The targeting of rising junior Hamzeh Daoud is emblematic of an ongoing pattern of the Stanford College Republicans’ (SCR) use of bullying and fearmongering tactics in lieu of engaging in intellectual debate. I have the great fortune of calling Hamzeh a dear friend, and have for two years. Those who know him recognize his deep passion and determination for achieving social justice. His tireless work with Students for Justice in Palestine, on the ASSU Senate pushing for need-blind aid for international students and countering Islamophobia on campus earned him recognition by Stanford Politics as the fourth most influential student on our campus.
While Hamzeh and I share many beliefs, we vehemently disagree on the issue of Israel: I promote a two-state solution as a Zionist. Despite this difference, Hamzeh and I regularly grab coffee or dinner and talk about our classes, his theater performances, my human rights work and then, yes, we argue respectfully and intelligently about Israel. This is the intellectual vitality and the environment of challenging ideas, mutual respect and free speech that Stanford aims to create.
The SCR, upon seeing Hamzeh’s initial post threatening to “physically fight” Zionists on campus, didn’t recognize it as the impassioned hyperbole it was nor contact Hamzeh to debate this idea. Rather, SCR screenshotted the post (which Daoud quickly changed to “intellectually fight,” recognizing his own error within four hours of the initial post) and waited 24 hours to attack Hamzeh and post the uncontextualized picture with the original, now inaccurate, wording on Facebook.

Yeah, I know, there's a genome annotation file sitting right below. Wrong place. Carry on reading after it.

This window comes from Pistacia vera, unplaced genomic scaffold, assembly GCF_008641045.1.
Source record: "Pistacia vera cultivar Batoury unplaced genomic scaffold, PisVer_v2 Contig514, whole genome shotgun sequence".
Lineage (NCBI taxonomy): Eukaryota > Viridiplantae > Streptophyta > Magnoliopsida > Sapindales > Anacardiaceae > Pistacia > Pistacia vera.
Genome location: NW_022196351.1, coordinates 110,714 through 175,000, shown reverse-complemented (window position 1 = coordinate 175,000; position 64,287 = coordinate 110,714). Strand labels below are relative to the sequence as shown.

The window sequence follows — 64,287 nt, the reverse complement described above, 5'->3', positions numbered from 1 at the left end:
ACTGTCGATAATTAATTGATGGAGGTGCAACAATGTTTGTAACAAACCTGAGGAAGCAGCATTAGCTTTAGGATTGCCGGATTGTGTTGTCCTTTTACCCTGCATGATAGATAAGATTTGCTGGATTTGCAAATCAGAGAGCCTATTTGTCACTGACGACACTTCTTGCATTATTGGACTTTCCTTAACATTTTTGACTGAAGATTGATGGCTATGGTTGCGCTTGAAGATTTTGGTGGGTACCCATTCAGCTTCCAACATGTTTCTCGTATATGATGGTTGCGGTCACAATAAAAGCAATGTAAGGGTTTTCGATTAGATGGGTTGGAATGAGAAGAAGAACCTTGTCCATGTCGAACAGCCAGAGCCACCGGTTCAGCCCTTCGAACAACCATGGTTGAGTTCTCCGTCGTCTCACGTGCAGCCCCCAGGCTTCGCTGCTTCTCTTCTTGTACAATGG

This is the student group whose leader promised to “crush the Left’s will to resist.” This is the student group who brought Islamophobic and academically-debunked speakers to campus. This is the student group who conspired with Hoover Center faculty to conduct opposition research on students. This is the student group whose inaccurate reporting led Professor David Palumbo-Liu to receive death threats. If these constitute manifestations of free speech to the SCR, how is Hamzeh’s four-hour post hyperbolically referencing violence not categorized the same way?
It is clear to me where the real threat to Stanford’s community lies: in the SCR’s tactics. While for four hours Hamzeh’s Facebook wall read of physical fights, SCR has been engaging in vindictive and harmful targeting of Stanford community members for years. They didn’t redact Hamzeh’s name, instead blasting a portrayal of him as a violent Muslim Palestinian into the vicious world of the internet. While Hamzeh recognized the pain caused by his post, the SCR has never apologized for the students they expose to hate mail, death threats and cyberbullying. The words “physically fight” from an activist and peaceful member of our community will never result in harm. The SCR’s actions have emotionally and mentally harmed people of color, activists and women on our campus. The administration should recognize that the larger threat to students is not a political fist fight, but rather cyberbullying.
Beyond the threat that SCR poses to the Stanford community, their tactics fail to rise to the standard of intellectual, respectful, meaningful and welcome debate that Stanford espouses and requires in its Fundamental Standard. They engage in ad hominem attacks, dodging genuine arguments and opportunities for discourse.
For a group who claims to value free speech and debate, it’s hypocritical and disappointing. As students, we are “expected to respect and uphold the rights and dignity of others” and “uphold the integrity of the university as a community of scholars” that demands “intellectual honesty.” SCR’s cyberbullying, disregard for academic accreditation of its speakers and gaslighting tactics are in violation of our Fundamental Standard.
Our campus needs discourse. When the Stanford College Republicans are ready to debate us on our ideas — instead of bringing speakers who challenge our worth according to our religion or gender identity or diminish our arguments as “victimhood mentalities” — we’ll be here to listen, debate and demonstrate what free speech and intellectual vitality truly mean.
— Hannah Smith ’20